The Blackall Wool Scour is now one of a kind in Australia and has fortunately been preserved with a Heritage Listing to ensure it is maintained as a valuable, and interesting, link to the past. It no longer scours wool though, it is used purely as a tourist attraction.
Blackall is fortunate in that it draws water from the Artesian Basin deep in the earth below. It comes to the surface steaming hot at 58 degrees Celsius.
Although the scour stopped operations in 1978 the magnificent steam driven machinery, dating from 1907, has been restored and maintained by enthusiastic volunteers with the help of Government grants.
Massive boilers generate the steam, driving the machinery that runs smoothly and quietly despite it being over 100 years old.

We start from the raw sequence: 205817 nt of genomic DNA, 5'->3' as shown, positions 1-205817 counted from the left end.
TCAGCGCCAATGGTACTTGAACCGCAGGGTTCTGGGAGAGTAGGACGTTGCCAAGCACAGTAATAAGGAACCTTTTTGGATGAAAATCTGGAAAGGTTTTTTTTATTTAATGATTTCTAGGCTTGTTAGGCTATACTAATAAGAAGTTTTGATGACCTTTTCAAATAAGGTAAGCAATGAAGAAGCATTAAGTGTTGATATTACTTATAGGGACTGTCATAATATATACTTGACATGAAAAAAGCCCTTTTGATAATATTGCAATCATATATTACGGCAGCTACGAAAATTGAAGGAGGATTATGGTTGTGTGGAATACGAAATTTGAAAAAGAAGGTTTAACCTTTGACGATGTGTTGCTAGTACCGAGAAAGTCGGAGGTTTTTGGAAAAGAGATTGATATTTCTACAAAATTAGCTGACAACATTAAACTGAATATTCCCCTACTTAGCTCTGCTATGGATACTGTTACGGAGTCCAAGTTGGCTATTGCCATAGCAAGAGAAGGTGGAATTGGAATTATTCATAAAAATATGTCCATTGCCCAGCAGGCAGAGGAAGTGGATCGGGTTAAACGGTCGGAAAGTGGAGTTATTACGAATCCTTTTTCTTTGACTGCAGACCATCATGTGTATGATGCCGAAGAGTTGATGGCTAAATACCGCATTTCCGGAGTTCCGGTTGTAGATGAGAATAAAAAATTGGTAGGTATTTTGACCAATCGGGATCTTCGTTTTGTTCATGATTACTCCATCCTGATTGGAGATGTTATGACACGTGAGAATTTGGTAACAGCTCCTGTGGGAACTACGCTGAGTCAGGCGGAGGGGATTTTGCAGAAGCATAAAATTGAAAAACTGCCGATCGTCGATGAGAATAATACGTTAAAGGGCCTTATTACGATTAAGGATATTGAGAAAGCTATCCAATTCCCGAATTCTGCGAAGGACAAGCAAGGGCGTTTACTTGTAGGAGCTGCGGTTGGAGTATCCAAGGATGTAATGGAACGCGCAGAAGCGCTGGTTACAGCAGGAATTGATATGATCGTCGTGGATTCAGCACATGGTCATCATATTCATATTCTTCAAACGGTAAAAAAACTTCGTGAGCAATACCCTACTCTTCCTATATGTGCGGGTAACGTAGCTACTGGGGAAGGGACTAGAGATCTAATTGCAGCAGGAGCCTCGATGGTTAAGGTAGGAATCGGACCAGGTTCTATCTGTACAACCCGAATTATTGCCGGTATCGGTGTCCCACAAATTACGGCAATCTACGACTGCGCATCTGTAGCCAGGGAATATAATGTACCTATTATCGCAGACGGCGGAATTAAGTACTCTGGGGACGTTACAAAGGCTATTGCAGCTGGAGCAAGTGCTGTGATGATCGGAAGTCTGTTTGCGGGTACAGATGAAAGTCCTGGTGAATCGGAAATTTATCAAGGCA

The wool goes through a washing process in several tanks.
Paddles push it through the tanks … they look like pitchforks attached to a conveyor belt!
After washing to remove dirt, oils and plant matter the wool goes through a massive dryer containing several levels.
Once dry it is ‘pressed ‘ into bales by a wool press.
And then shipped around the world.
Well, that is my very simplistic description of the process. I found this diagram that explains it in more detail – and have a look at what a ton of wool contains! No wonder they have to wash it!
I found this tour to the Blackall Wool Scour very interesting. The grounds are also very well maintained and have old machinery and tractors dotted around.
And to finish off? A bit of good old Aussie bush tucker – damper with a drizzle of Cockies Joy (Golden Syrup)!